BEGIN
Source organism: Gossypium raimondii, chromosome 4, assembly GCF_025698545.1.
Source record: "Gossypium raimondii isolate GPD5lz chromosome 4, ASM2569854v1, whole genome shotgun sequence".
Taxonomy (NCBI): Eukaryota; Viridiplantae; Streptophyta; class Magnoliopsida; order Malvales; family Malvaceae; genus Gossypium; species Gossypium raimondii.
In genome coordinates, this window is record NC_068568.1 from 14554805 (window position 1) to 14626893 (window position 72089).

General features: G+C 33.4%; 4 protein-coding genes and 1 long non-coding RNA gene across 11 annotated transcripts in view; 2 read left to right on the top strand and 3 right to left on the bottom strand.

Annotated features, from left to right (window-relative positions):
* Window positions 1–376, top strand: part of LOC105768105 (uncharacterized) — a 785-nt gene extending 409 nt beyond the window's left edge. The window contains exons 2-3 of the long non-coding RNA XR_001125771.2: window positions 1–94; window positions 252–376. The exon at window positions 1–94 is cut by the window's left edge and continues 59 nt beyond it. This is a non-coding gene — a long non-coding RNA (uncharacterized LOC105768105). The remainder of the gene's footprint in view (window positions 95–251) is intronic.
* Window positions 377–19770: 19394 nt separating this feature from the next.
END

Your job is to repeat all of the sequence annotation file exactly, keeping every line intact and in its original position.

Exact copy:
Source organism: Gossypium raimondii, chromosome 4, assembly GCF_025698545.1.
Source record: "Gossypium raimondii isolate GPD5lz chromosome 4, ASM2569854v1, whole genome shotgun sequence".
Taxonomy (NCBI): Eukaryota; Viridiplantae; Streptophyta; class Magnoliopsida; order Malvales; family Malvaceae; genus Gossypium; species Gossypium raimondii.
In genome coordinates, this window is record NC_068568.1 from 14554805 (window position 1) to 14626893 (window position 72089).

General features: G+C 33.4%; 4 protein-coding genes and 1 long non-coding RNA gene across 11 annotated transcripts in view; 2 read left to right on the top strand and 3 right to left on the bottom strand.

Annotated features, from left to right (window-relative positions):
* Window positions 1–376, top strand: part of LOC105768105 (uncharacterized) — a 785-nt gene extending 409 nt beyond the window's left edge. The window contains exons 2-3 of the long non-coding RNA XR_001125771.2: window positions 1–94; window positions 252–376. The exon at window positions 1–94 is cut by the window's left edge and continues 59 nt beyond it. This is a non-coding gene — a long non-coding RNA (uncharacterized LOC105768105). The remainder of the gene's footprint in view (window positions 95–251) is intronic.
* Window positions 377–19770: 19394 nt separating this feature from the next.